A well taught midrash (Bereshit Rabbah 39:1) tells us that, as Abraham was journeying, he came across a burning palace. “Is it possible that this palace has no master?” asked Abraham. Whereupon God looks out from the palace and says, “I am the master of this palace.”
Today we look across our country and we see our palace, our country on fire. I have spent the day searching for the right words, yet I fear they may never come. Our country is on fire and some are trying to put it out with shot glasses, while others throw kerosene on the flames. We need to realize that we are all responsible, and we all have a stake in making it better.
For me this is personal. On April 4, 1968, Rev Martin Luther King was assassinated in Memphis. My grandparents (my fathers parents) owned a number of liquor stores in downtown DC, and in the days following Dr. King’s assassination my grandparents would lose their stores to looting and rioting. The liquor business is an interesting one. You used to buy goods on consignment, the merchandise was yours to sell at a profit, and then – at the end of the month — you paid the bill, but you didn’t own the product. When the stores got looted, money was owed and insurance did not cover it all. My grandparents had to pay the bills. It changed their lives in an instant. The DC riots altered the way my grandparents looked at and saw the black community. They were not hateful people, but they had been hurt. They took that hurt to their graves.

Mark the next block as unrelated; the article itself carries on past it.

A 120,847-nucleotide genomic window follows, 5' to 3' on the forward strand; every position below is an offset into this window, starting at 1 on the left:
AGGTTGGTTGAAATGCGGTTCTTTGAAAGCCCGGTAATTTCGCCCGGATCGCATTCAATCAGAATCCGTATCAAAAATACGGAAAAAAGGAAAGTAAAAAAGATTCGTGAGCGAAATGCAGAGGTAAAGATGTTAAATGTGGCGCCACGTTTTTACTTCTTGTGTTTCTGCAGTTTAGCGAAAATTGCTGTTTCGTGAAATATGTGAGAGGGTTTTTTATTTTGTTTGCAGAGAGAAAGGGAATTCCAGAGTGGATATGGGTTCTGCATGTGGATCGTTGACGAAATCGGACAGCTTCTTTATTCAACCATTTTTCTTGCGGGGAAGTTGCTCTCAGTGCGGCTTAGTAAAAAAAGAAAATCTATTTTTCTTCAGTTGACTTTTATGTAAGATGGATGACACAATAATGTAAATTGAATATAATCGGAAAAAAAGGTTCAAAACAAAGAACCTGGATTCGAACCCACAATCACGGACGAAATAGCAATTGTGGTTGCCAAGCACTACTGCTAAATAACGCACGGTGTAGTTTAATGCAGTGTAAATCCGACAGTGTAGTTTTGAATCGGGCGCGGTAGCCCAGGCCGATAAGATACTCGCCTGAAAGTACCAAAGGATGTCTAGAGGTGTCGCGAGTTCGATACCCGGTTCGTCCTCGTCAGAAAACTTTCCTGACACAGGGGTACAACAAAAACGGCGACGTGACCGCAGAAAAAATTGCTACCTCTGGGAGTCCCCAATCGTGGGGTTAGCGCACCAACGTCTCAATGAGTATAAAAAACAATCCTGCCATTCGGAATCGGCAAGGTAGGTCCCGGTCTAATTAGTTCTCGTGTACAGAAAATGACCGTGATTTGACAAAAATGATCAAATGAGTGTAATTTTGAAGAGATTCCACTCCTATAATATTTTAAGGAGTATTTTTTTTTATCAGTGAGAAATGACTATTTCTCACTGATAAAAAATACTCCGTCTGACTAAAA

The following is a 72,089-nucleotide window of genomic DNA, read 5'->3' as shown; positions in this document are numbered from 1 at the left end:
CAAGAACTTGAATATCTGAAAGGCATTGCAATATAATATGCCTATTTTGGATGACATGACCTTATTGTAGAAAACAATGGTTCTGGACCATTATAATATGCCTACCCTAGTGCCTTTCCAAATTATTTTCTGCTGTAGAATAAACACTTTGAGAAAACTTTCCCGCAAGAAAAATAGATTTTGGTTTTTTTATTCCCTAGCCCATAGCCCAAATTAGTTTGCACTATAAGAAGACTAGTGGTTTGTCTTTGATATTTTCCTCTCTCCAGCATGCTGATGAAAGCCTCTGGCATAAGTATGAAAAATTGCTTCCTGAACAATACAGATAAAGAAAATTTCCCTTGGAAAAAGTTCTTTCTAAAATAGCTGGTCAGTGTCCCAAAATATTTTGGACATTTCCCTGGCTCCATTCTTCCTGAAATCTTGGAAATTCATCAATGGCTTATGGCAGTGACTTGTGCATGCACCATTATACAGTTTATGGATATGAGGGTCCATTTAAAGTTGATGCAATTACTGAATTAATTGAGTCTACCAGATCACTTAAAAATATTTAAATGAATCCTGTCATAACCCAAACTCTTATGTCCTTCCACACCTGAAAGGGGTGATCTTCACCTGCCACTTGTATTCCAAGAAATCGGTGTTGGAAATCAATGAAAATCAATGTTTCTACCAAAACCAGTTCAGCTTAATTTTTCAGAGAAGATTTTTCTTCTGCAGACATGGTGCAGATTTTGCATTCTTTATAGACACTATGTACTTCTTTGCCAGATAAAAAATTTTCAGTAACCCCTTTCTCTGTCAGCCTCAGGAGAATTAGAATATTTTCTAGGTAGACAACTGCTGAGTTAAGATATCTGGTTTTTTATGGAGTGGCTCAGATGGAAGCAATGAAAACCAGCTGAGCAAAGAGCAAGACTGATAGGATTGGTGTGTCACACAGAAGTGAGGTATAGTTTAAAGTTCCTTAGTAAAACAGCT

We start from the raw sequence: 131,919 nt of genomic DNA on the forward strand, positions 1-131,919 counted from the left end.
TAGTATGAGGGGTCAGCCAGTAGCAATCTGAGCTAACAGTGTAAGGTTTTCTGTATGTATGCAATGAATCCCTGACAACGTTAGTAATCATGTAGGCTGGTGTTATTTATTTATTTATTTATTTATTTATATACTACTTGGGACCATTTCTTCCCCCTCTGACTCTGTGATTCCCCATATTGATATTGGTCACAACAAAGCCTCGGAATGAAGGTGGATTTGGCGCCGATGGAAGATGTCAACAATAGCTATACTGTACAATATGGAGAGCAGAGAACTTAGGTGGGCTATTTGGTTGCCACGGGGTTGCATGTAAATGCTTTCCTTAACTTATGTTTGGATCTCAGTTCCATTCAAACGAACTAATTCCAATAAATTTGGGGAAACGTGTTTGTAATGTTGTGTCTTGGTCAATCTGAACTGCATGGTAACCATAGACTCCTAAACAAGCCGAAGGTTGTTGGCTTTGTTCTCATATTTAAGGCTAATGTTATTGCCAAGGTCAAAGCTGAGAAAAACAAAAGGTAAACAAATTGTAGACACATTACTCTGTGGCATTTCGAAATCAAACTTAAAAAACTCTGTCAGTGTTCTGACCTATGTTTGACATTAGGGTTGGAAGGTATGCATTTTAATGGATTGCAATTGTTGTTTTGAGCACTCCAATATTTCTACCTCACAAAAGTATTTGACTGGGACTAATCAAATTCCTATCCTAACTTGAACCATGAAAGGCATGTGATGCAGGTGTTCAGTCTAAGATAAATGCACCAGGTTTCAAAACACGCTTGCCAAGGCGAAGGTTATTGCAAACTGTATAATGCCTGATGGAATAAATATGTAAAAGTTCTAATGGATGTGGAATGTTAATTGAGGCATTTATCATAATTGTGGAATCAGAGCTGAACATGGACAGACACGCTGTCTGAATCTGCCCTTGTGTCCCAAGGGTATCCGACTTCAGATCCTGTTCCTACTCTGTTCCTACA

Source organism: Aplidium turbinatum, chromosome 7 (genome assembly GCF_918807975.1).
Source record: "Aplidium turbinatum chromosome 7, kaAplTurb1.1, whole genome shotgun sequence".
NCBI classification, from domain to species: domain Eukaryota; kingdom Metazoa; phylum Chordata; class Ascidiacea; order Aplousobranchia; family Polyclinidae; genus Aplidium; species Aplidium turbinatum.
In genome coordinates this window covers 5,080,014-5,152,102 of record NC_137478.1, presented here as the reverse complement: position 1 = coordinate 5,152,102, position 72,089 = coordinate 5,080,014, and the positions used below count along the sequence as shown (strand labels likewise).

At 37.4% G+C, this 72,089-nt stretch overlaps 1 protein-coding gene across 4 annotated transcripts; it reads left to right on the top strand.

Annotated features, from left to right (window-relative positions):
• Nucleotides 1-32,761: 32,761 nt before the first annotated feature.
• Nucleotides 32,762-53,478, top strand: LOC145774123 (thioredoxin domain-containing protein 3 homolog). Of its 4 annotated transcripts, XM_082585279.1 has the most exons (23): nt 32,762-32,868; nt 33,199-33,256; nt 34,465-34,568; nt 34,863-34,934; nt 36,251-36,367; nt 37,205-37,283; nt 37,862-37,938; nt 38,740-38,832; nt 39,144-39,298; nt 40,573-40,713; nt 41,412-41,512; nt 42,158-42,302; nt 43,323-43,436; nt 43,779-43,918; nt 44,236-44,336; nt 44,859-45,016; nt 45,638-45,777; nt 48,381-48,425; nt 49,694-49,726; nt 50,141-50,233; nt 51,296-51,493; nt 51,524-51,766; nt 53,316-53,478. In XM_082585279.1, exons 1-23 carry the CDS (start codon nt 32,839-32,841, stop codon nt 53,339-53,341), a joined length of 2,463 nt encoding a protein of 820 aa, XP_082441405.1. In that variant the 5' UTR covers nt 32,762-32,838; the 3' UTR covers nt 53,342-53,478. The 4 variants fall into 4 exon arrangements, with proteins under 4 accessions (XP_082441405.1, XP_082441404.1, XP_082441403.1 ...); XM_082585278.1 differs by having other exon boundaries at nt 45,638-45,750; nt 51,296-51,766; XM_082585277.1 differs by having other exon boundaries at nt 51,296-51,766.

Years later, my uncle (my mothers brother) would go on to serve with distinction as a police officer for most of his adult life. I remember hearing stories of him calling my grandparents when he finished a shift, no matter how late. He saw his job to protect the public good, nothing more, nothing less. I remember him taking me on tours of the police station, letting me sit in his squad car, wear his helmet and turn on the sirens. He, along with his fellow officers, kept and continue to keep Montgomery County, MD a safe place. I believe being a police officer is one of the most honorable professions.
I am not indifferent or apathetic to either side of this conversation. Yet, what I am is white. And while that is nothing to apologize for, I must realize the privilege I enjoy that my black friends and neighbors do not. I’ll never need to explain to my children “the rules” of being pulled over while driving black, or warn them not to wear a hoodie too late at night after buying some candy. The one time I got pulled over in Omaha for running a red light, as I got my license and registration out I explained to my daughter that I’d made a mistake. Meanwhile, as the officers approached the car, they waved at her and let me go with just a warning. I always wondered, had I been a black pastor in North Omaha would I have received the same deference and understanding.
Friends, our palace is on fire and so we must be courageous. The sad truth is the palace was already on fire, we just couldn’t see the flames because we didn’t want to look. We must for once and for all combine prayer and action, because one without the other has proved to be foolish and fruitless. The flames are now in our backyard. Will we shrink or rise to the occasion? Will we look to others to fix the problems we face or finally look inside ourselves? We must acknowledge that each of us have biases, but the time for vigils and gatherings is behind us. The work that must be done is inside each of our own souls.
The journey is far from over. The owner of the palace is home and we must do the work of putting out the fire together.
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